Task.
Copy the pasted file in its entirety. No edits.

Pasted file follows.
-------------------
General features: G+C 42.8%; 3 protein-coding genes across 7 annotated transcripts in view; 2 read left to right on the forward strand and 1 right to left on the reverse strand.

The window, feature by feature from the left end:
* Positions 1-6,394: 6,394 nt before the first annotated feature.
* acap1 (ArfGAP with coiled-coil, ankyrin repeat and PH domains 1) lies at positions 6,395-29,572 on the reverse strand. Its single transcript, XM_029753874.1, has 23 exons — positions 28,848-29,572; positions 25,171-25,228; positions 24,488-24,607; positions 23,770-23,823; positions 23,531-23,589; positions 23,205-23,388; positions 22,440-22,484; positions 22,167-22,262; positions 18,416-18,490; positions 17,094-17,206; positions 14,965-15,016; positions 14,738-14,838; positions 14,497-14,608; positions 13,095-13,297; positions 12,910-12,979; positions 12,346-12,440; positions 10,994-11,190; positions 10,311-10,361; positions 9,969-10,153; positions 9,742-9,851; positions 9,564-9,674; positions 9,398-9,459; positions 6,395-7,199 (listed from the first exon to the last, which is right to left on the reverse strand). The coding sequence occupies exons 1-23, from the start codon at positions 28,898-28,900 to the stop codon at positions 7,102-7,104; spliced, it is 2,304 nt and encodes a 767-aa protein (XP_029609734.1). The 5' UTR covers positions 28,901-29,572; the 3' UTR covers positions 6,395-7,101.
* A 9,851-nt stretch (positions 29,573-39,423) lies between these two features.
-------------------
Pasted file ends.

General features: G+C 42.8%; 3 protein-coding genes across 7 annotated transcripts in view; 2 read left to right on the forward strand and 1 right to left on the reverse strand.

The window, feature by feature from the left end:
* Positions 1-6,394: 6,394 nt before the first annotated feature.
* acap1 (ArfGAP with coiled-coil, ankyrin repeat and PH domains 1) lies at positions 6,395-29,572 on the reverse strand. Its single transcript, XM_029753874.1, has 23 exons — positions 28,848-29,572; positions 25,171-25,228; positions 24,488-24,607; positions 23,770-23,823; positions 23,531-23,589; positions 23,205-23,388; positions 22,440-22,484; positions 22,167-22,262; positions 18,416-18,490; positions 17,094-17,206; positions 14,965-15,016; positions 14,738-14,838; positions 14,497-14,608; positions 13,095-13,297; positions 12,910-12,979; positions 12,346-12,440; positions 10,994-11,190; positions 10,311-10,361; positions 9,969-10,153; positions 9,742-9,851; positions 9,564-9,674; positions 9,398-9,459; positions 6,395-7,199 (listed from the first exon to the last, which is right to left on the reverse strand). The coding sequence occupies exons 1-23, from the start codon at positions 28,898-28,900 to the stop codon at positions 7,102-7,104; spliced, it is 2,304 nt and encodes a 767-aa protein (XP_029609734.1). The 5' UTR covers positions 28,901-29,572; the 3' UTR covers positions 6,395-7,101.
* A 9,851-nt stretch (positions 29,573-39,423) lies between these two features.